Millimeter Waves Beckon

Sept. 12, 2006
We're not out of spectrum yet

What do you do when you run out of radio spectrum? Like real estate land, they are not making any more of it. What's there is there. The solution over the past decades has been to push applications to higher and higher frequencies. This in addition to tightening regulations and adopting advanced wireless technologies to make more efficient use of what pitifully small amount of spectrum we have left. The number of wireless applications continues to expand, so we are finally getting a glimpse of the technology and components needed to make use of the higher frequencies.

Beyond the current near saturation of the lower microwave bands lie higher frequency microwaves we refer to as millimeter (mm) waves. Use has been limited for years for lack of components that operate in this range. But, thanks to semiconductor technology, usage has grown significantly over the years. And now, designers are finally taking a hard look at how to use these previously unoccupied bands.

What is a Millimeter Wave?

The name itself accurately describes this type of wireless. The wavelength of the signals is only a few millimeters (mm) or less. But since most of us think in terms of frequency, rather than wavelength, the mm wave range is 30 to 300 GHz, according to an international agreement struck in 1947. Traditionally this range is referred to as extremely high frequencies (EFH). Some people include frequencies just below 30 GHz to frequencies just above 300 GHz in mm wave discussions. In any case, the wavelengths are really short. Since wavelength in meters is 300/fMHz, then the wavelength of a 30 GHz signal is 300/30,000 = 1/100 or .01 meter. That is one centimeter or 10 mm. 300 GHz is 1 mm. A half-wave dipole at 30 GHz is only 5 mm long.

To further put this into perspective, the mm wave band lies between the upper end of what we normally call the microwave region (30 GHz) and the lower end of the optical band. The optical band extends from about one micron, or 10-6 meter (one millionth of a meter), up to past 0.4 x 10-6. The optical band includes infrared (IR), visible light and ultraviolet (UV). Both IR and visible light are used in wireless (mostly IR), but UV is not. The visible light range is roughly 0.7 x 10-6 (red) to 0.4 x 10-6 (violet) or 400 to 700 nanometers (nm) where a nm is 10-9 meter. The most widely used IR wavelengths are in the 700 to 1600 nm range.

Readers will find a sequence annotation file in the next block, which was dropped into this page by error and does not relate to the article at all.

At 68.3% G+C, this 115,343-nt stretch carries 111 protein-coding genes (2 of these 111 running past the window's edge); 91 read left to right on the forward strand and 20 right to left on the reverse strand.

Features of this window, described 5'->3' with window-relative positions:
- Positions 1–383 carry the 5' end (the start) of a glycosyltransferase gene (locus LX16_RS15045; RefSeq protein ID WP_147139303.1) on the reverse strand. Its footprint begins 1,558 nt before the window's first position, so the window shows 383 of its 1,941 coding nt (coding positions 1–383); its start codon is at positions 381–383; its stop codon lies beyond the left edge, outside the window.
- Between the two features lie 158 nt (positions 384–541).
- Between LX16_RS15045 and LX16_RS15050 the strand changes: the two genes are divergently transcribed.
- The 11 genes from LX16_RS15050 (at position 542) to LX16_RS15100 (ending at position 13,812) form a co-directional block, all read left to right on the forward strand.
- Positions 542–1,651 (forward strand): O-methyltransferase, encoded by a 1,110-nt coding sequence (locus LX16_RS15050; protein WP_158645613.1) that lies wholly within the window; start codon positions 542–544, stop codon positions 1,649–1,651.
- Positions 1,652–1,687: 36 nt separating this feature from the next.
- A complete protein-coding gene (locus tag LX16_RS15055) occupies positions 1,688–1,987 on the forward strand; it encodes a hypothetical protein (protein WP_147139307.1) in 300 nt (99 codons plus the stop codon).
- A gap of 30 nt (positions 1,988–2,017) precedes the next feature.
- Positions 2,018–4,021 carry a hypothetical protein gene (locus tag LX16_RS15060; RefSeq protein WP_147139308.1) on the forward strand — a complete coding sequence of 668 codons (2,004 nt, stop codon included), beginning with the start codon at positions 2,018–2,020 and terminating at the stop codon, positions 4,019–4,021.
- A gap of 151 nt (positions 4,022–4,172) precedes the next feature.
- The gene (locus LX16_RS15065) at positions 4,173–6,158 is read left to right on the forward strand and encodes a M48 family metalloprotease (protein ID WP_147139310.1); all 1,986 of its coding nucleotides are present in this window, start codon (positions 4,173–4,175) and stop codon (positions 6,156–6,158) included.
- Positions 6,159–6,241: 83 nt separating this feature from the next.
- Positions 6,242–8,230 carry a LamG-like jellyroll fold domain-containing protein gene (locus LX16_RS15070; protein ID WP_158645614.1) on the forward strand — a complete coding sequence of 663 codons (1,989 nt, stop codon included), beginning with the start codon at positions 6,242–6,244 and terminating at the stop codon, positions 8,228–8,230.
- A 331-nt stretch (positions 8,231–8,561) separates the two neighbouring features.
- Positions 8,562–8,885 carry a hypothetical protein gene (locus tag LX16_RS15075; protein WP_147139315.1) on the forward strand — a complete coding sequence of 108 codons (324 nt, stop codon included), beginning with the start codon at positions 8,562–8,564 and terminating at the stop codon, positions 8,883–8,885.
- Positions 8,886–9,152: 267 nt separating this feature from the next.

The upper end of the mm wave band is 300 GHz, but that is 1 mm or 1 x 103 nm. So if you think about it, there is a gap between the low end of the IR band and the upper end of the mm wave band. It is sort of a no man's land or dead zone. I am not sure what it is called...quasi-optical, ultra-low optical, extreme mm waves or whatever. No doubt there is some research being conducted there, but to date no practical components or systems exist. Ah, yes. Room for growth.

Finally, the microwave bands have been divided into bands and given a letter designation (see the table). The mm waves are included.

More Room At the Top: Benefits and Downsides

Obviously the higher in frequency you go, the greater the available bandwidth for a given application. You might think in terms of a 6 MHz TV channel. In the 1 GHz range, that one channel represents 0.6 %. At 300 GHz the percentage is only 0.002%. So there is lots of extra space for lots of services, subscribers, etc—if you can get the allocation from the FCC.

In addition to more space for your apps, you can transmit data at higher rates. With gigabit data rates today, you need lots of bandwidth and a higher carrier frequency. It takes a carrier in the mm wave range and a channel bandwidth of 2 GHz or so to deliver a 1 Gbit/s data stream reliably.

If you are using the signal for radar, a higher frequency gives you much greater resolution. This is because shorter wavelengths can help you see smaller details in the target.

One unexpected benefit of mm waves is the very short antennas needed. You can readily make patch arrays with high gain and steerability. Most apps probably still use a parabolic dish. Even horns are practical at these frequencies. A small dish that measures about one foot in diameter can produce huge gains at these frequencies. High gain compensates for low power and helps extend the range.

But, of course, the down side of mm waves is the fact that signals travel a distance inversely proportional to the square of the wavelength. As a result, the potential range is much shorter—even than the lower microwave bands we have become so familiar with. If you use enough power, you can go farther. A good example are the Ku band satellites used in direct broadcast satellite (DBS) TV from EchoStar, DirectTV, and a few others. The distance out to a geosynchronous satellite is about 22,300 miles. That is about as far as anyone needs to transmit or receive, but it takes high power and very high antenna gains at both ends of the link—not to mention the very low noise requirements at the receiver. In any case, we do it routinely today.